Out of Sight Characters
When we first meet Karen Sisco, the blonde deputy U.S. Marshal is wearing a $3,500 black Chanel suit with a short skirt. But Karen Sisco is not the fantasy figure that Jack Foley sees. She is not a romantic, either, as he is. Instead, she is a strong, no-nonsense female in the maledominated law enforcement industry. She can rack a pump-action shotgun or put down a sexual assault such as attempted by Moselle's brother Kenneth. She knows, when the crunch comes, not to give an inch. At one point Foley asks her why she ever became a federal marshal, and she tells him, "The idea of going after guys like you . . . appealed to me." She has not been lucky in love. She cannot seem to find "her type." Usually married men hit on her. She has come to peace with being alone and single and is not desperate to trade it for the dubious romances her career seems to offer her. As she describes it, "Why settle for some cowboy cop who drank too much and cheated on his wife?" She is her own boss in romance. Once before she dated a bank robber, although she had not known his occupation at the time. She had rejected him as a potential lover before she discovered the truth about him. And when the time came, she "shot him" and brought him to justice.
With Karen, too, appearances can be deceptive. Karen is misunderstood and taken for granted by the FBI, by her coworkers, by some advertising executives at a cocktail lounge, and by the senior citizens at a Florida residence hotel. When she must, she can withhold information from the FBI. At the midpoint in the novel, Karen sees the fugitive Foley at his ex-wife's hotel; she does not inform the other law enforcement officials. Yet single-handedly she captures Jose "Chino" Chirino, and then she parlays that capture into a position on the Task Force. Later she outmaneuvers FBI special agent Burdon during the Superbowl game into approving her trip to Detroit.
Jack Foley seems to be a gentleman thief, a bank robber whose heart is in the right place. Yet most often Foley is revealed as a man trapped in his life like a character trapped inside a movie script. He is a forty-seven-year-old "celebrity hardtimer." For the last thirty years his career has been bank robber. Nine of those thirty years he has spent in prison. "In stir, he's as cool as they come." He is serving his third prison stretch and is described by the authorities as "habitual, not violent." He is so well-adapted to prison life, he has his own rum smuggling operation. Yet he has no respect for his fellow prisoners; they are only "misfits and morons." Foley identifies more with "the boys of yesteryear," the bank robbers of the Depression era. Foley can rob banks with the ease that comes from a lifetime on the wrong side of the law. He does not know how many banks he has robbed, perhaps as many as two hundred. But a certain malaise has come into his life; Foley points out that being a career bank robber has its downsides. "You know, after a while it gets to be the same old thing. You try to come up with ways to make it interesting." Foley is cunning enough to take advantage of other convicts' prison escape, yet he is strikingly inept outside the prison system. Often he disguises himself in foppish costumes. He senses how impoverished his life has become; he wants more, but is unsure what that might be.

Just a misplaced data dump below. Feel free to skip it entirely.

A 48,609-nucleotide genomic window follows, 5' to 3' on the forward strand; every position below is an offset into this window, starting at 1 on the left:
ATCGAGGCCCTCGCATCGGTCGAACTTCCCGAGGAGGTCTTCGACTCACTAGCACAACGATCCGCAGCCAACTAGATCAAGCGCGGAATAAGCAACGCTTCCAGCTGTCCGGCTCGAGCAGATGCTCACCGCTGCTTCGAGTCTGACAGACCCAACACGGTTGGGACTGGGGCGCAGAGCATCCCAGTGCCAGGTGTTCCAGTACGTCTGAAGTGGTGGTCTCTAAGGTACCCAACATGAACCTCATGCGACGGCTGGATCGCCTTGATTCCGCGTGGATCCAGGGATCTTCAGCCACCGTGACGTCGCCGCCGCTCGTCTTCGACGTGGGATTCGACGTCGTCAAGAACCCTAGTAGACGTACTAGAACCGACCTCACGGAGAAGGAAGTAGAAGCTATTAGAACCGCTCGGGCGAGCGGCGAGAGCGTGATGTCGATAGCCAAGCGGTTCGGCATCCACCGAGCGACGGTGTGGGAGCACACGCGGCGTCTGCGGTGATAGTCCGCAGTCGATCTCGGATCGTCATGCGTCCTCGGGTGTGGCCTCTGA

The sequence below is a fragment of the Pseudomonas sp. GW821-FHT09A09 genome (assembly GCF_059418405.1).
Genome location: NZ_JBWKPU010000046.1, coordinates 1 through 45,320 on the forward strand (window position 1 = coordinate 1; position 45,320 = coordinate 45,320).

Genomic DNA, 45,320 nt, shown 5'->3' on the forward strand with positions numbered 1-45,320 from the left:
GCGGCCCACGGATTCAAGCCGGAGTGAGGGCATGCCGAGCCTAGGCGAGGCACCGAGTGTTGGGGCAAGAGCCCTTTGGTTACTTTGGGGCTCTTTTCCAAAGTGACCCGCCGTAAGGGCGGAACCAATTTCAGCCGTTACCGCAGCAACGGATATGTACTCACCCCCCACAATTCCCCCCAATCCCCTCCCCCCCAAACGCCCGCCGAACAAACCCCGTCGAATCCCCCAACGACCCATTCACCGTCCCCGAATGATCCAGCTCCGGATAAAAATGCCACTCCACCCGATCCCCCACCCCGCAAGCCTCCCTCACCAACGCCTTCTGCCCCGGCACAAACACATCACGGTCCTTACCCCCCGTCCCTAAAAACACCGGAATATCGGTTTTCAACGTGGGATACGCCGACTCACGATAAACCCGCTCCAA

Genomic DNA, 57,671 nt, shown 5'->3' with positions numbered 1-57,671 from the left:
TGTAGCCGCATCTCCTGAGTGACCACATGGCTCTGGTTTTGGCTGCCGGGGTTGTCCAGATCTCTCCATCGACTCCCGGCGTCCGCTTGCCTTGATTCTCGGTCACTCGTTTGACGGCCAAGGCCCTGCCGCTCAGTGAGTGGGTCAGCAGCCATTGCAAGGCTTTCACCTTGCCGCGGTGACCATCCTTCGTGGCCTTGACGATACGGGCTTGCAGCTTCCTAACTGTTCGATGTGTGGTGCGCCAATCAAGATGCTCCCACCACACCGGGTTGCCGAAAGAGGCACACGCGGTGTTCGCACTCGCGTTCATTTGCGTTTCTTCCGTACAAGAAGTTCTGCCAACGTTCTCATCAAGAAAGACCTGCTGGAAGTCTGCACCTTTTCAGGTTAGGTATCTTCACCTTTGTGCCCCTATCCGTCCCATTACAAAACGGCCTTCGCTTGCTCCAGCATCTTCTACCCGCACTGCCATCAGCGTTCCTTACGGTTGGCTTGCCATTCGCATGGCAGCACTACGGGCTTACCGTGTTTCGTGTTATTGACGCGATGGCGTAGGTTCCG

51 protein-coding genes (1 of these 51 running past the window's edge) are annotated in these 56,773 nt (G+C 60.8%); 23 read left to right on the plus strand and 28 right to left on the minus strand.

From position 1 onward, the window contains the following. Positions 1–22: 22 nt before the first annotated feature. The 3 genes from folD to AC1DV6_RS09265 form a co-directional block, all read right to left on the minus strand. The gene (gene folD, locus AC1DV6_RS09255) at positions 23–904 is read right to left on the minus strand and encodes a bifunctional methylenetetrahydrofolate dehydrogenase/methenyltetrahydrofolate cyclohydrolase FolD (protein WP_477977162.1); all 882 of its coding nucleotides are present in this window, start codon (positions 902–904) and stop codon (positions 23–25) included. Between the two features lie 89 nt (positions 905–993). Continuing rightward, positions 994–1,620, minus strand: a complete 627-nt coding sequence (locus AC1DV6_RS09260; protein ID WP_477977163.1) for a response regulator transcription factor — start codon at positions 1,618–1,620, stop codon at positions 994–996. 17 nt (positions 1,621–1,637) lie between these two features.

But in Leonard's world, criminals are always criminals, and Foley, for all his differences with the other criminals the reader meets in the novel, is at heart one of them. His prison escape is made possible by his piggybacking off the six Cubans' escape plans. He succeeds because he betrays them; there is no honor among thieves. Foley robs a bank on his first day as a fugitive; he pretends that a perfect stranger is his accomplice. He does recognize that he has problems surviving in society. Foley ruefully admits to Buddy how he ended up in Glades Prison. After he robbed a bank, Foley was cut off in traffic; his heart filled with road rage, Foley chased...
(The entire section is 1,588 words.)